terry

Exactly, yes. [Laughs.]

jesse

But [chuckles] at the same time, I mean, it imposes a whole other—imposes a whole other requirement. I know when I interviewed Bob Odenkirk, who created the sketch comedy series Mr. Show, and they decided to do that very same thing with links between sketches. And he told me that about halfway through the first season, they realized what a horrible mistake that was, because they spent about as much time trying to think of links between sketches as they did actually writing comedy.

terry

Yeah. Well, like, ‘cause we’re lucky. I mean—I mean, the idea of doing—having that show with the—that flowed like that, really came out of an animation that Terry Gilliam had done for a TV show that Mike Palin, Eric Idle, and I were doing with Terry Gilliam called Do Not Adjust Your Set. It was a children’s show. And Terry’d done this, he said, “I’ve done this animation. It’s sort of train of consciousness and it doesn’t really mean anything. It just goes from one thing to another.” And I was thinking—when we were trying to think about what shape the show would be, I suddenly remembered Terry’s elephant cartoon. It was called Elephants. And I thought, “Well, you could do that throughout the whole show.” So, of course, we were lucky in having Terry there to actually do link for us. And it—when—I mean, links were pretty easy for us, actually. [Chuckles.]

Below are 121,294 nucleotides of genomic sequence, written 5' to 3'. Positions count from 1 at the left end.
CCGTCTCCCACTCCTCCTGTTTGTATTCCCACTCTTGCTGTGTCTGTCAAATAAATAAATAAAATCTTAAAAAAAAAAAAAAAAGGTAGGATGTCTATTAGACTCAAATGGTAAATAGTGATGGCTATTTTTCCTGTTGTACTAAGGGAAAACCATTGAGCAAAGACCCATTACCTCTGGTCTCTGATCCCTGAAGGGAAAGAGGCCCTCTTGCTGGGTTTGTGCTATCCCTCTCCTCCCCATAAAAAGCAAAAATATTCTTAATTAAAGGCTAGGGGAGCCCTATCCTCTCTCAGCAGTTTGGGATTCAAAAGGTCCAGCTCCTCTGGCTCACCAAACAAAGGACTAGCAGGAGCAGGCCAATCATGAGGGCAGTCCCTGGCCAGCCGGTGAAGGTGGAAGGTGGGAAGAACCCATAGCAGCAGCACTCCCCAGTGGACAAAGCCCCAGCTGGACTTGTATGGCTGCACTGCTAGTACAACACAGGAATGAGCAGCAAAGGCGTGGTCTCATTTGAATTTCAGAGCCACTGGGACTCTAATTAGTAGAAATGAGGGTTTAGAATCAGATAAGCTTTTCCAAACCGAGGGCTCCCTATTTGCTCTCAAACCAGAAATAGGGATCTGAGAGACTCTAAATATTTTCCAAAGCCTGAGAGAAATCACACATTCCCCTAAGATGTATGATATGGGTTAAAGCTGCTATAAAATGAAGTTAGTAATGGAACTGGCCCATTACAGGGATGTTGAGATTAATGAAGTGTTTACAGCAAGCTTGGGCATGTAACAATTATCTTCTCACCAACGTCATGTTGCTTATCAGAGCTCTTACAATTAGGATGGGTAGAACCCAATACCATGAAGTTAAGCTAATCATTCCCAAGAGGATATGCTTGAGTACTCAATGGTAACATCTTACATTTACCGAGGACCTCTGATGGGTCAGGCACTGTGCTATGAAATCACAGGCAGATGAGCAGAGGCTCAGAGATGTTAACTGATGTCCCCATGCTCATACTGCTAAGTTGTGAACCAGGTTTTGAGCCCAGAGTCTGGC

jesse

How did you—I mean, how did you sell this whole idea? I mean, how did you convince the powers that be that this—you know, I mean it’s a very odd television show, let’s face it.

terry

[Laughs.] Well, I think it would be very difficult to do that now, I have to say. But in those days, the BBC was a kind of totally different sort of organization. It wasn’t interested in, you know, how much money it could make and how big the audience was going to be. I mean, it was concerned at size—audience size—but it trusted—it was a much more anarchic organization. It trusted—it’s the producers, you know. The producers were the top dogs. They’d been selected, they’d been trained. And the BBC—the people running the programming—trusted the producers. And I have to say, we—they wanted to do something with John Cleese. John wanted to work with Mike and me and we went along to a meeting of the program planners, kind of thing, and there’s all these guys in suits sitting round the table. And they say, “Well, you know, what the—what’s this program going to be about?” And we sort of said, “Well, we don’t really know.” They said, [disdainfully] “Oh. Um. Well, is it gonna have music in?” And we said, “Weeell, we don’t know!” They said, “Well, who’s it gonna be aimed at?” And we said, “Well, we don’t know!” They said, “Well, what’s it gonna be called?” And we said, “Well, we don’t know!” So, they all looked at each other and all went, “Mm, dear, dear, dear. Well, look, we can only give you 13 shows.” [Laughing.] You know? I don’t think—I can’t see that happening, nowadays.